Stage Door: Far From Heaven...THE MUSICAL!!!
Monday,May 20,2013 at 3:09PM
abstew in Broadway and Stage,Far From Heaven,Kelli O'Hara,Stage Door,Steven Pasquale,musicals

Since we're in the heat of Tony season,you get TWO screen-to-stage posts this week.Here's the first one (though perversely both shows are not on Broadway and are thus ineligible for those awards)

abstewhere.Although often cited as one of the reasons for the death of originality in American Theatre,the musicalization of popular films to stage is hardly new.After all,two Best Picture Oscar winners (All About EveandThe Apartment)were turned into musicals (1970'sApplauseand 1968'sPromises,Promises,respectively) long beforeBring It Onwas cheering it's way to a Best "New"Musical Tony Nomination.(I,myself,am still waiting for the musical version ofDeath Becomes Her.It already has amusical number! Someone,please,make this happen!) The latest film getting the song & dance treatment ( & walking around) is one that I'm sure TFE readers are familiar with,Todd Haynes' gloriousFar From Heaven(2002).more...

The film,for those who need a refresher -- and if you do,pretend otherwise!--  is an homage to the 1950s melodramas of the great Douglas Sirk.Cathy Whitaker,the perfect 50s housewife,suddenly finds her life in shambles when her alcoholic husband turns out to be gay.She forms a friendship with her black gardener,but the social mores of the time frown upon the attachment.It was nominated for four Academy Awards including a Best Actress nomination for Julianne Moore.(Julie's performance also recently made our poll as one of the10 Best Actress performances not to win the Oscar.) The film,while inspired by the acting and style of Sirk films,never seemed like a replica,but a new work that had something fresh to say.Unfortunately,the same can not be said of its scene-for-scene transfer to the musical stage.

Far From Heaven...The Musical!(It's very important when stating the name of a musical that used to be a film to briefly pause after the title and then announce with a flourish of jazz hands: The Musical !!!So as not to confuse the two),first began in a two week preview run last summer atThe Williamstown Theatre Festival. (This year they're doing a musical version ofBridges of Madison County -they won't rest until every Best Actress nominated performance is a musical!).Far From Heaven is currently doing a limited run at NYC'sPlaywrights Horizons.The show is still in previews for a June 2nd Opening,so it could still change between the show I saw last Sunday night and the final one.While not abadshow per se and maybe even a good one if you had never seen the movie (but,then why would you be there?),I just kept wondering what the reasoning was for turning it into a musical.

The book,written by Richard Greenberg (currently represented on Broadway with the Tony nominatedThe Assembled Parties),is a faithful to a faul adaption.All the dialogue is taken,word for word,directly from the film which is a disservice to the actors as I kept hearing Julianne Moore and Dennis Quaid in my head.And the songs,written by composer Scott Frankel and lyricist Michael Korie,while pleasant enough,do nothing to enhance the story.In the film,the repression of the era is exemplified by all that is left unsaid--the emotions hidden under the surface.But,this being a musical,the songs are used to voice the characters thoughts and feeling which is exactly the opposite of what should be happening.The major problem is with the lyrics,their obvious rhyme schemes are so childlike in their simplicity that it becomes cloying having everything spelled out for you.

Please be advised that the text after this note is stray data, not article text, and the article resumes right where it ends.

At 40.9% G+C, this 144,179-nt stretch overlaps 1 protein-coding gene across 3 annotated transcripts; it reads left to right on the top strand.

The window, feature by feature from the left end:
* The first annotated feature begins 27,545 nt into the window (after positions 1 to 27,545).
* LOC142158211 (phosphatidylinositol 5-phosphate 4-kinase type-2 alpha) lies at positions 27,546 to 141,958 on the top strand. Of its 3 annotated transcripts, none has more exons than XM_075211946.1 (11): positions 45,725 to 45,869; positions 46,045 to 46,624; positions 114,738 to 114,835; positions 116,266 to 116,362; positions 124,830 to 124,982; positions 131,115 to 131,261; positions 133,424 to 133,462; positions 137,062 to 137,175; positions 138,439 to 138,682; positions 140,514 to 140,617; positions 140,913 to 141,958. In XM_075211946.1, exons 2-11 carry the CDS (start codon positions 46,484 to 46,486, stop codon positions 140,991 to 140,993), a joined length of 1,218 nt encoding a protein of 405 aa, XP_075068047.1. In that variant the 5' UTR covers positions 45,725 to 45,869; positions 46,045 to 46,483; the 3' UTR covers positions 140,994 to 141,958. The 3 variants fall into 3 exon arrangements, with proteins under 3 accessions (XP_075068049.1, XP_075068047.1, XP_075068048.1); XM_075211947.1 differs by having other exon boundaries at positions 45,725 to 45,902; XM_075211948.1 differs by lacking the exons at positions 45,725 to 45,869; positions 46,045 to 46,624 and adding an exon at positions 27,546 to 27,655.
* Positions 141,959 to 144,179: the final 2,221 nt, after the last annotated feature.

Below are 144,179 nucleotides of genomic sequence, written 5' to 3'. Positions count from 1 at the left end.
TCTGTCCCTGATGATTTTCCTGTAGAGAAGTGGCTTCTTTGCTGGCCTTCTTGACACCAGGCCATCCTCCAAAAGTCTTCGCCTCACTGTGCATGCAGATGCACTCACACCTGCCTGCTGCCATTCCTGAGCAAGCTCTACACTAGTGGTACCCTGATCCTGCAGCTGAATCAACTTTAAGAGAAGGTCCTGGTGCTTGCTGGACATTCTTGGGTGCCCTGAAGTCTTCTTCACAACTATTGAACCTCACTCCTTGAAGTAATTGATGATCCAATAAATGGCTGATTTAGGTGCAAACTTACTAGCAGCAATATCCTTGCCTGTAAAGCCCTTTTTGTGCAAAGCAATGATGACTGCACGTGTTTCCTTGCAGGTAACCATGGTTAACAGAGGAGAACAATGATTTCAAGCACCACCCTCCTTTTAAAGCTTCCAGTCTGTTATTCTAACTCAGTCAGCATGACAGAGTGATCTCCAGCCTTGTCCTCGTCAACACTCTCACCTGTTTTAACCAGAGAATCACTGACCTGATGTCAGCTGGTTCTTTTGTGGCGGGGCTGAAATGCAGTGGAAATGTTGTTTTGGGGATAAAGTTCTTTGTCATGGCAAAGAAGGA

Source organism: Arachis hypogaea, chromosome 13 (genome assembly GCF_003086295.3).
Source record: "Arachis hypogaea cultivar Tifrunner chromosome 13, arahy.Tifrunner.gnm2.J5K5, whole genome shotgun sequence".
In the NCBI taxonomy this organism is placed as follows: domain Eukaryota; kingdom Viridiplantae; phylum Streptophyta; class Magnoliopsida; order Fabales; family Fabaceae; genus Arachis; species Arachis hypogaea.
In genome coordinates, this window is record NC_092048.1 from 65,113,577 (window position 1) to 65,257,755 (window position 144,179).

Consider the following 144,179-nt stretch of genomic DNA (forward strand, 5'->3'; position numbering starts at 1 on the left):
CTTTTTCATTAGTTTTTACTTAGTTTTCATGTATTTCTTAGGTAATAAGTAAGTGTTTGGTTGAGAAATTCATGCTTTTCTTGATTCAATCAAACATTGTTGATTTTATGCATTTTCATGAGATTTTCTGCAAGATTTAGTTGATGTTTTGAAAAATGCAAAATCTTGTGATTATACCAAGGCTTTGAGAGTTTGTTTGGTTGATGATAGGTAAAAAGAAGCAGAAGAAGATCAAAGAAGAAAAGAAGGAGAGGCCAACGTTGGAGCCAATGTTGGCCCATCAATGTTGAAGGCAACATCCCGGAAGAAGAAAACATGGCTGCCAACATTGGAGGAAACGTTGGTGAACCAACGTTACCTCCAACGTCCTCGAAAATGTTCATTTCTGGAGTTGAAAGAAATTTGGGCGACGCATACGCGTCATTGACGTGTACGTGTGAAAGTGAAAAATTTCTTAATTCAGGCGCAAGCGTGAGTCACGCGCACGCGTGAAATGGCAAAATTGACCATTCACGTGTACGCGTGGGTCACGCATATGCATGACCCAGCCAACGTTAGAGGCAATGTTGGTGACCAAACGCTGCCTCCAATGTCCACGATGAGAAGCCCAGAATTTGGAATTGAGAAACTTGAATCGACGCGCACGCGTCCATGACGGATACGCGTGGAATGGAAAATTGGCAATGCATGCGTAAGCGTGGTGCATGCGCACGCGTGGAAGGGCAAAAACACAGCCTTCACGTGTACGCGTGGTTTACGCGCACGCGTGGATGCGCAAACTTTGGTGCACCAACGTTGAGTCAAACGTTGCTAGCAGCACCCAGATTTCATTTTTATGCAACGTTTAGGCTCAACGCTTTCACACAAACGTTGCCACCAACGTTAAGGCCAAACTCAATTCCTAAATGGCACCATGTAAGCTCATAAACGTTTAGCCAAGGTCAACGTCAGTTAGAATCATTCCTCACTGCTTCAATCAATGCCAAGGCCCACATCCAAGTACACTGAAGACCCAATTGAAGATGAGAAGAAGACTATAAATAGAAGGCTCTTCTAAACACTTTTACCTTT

Four-time Tony nominee Kelli O'Hara as Cathy,has a beautiful singing voice,but comes across as a little bland.Whenever Julianne Moore said something in the film,it seemed like she was adapting to a certain style of acting from the 50s.When O'Hara spoke I just thought,'oh,I'm watching a musical theatre performance'.Isaiah Johnson,who plays the gardener,Raymond Deagan,still seems to be trying to find his character and even went up on one of his lyrics prompting the conductor to whisper it to him when I saw it.Steven Pasquale (who,my friend reminded me,was the lead in that NBC show,Do No Harm,which was cancelled after 2 episodes and whose voice makes Nathaniel's swoon) plays Cathy's husband,Frank.His character is the showiest part,so he benefits from being able to shout and break-down,giving a little life to the show.But,he still kinda seems like he's going through the motions.

Ultimately,it just doesn't make much sense to take a film that is so cinematic in its construction and identity and try to make it fit the stage without major changes.It would be like taking a play,defined by its theatricality,and making a painting of it–something gets lost in the translation.The lush cinematography,another characteristic of the Sirk films and Haynes's beloved homage,is replaced by a stark black stage with projections on the back wall.And as I kept looking at those screens with their stock photos of fall leaves,I wondered: if they were already so enamored with the film,why not just use actual shots of the movie?Which led me to think: Man,I can't wait to go home and watch thefilmall over again.

Article originally appeared on The Film Experience (//亚博主页
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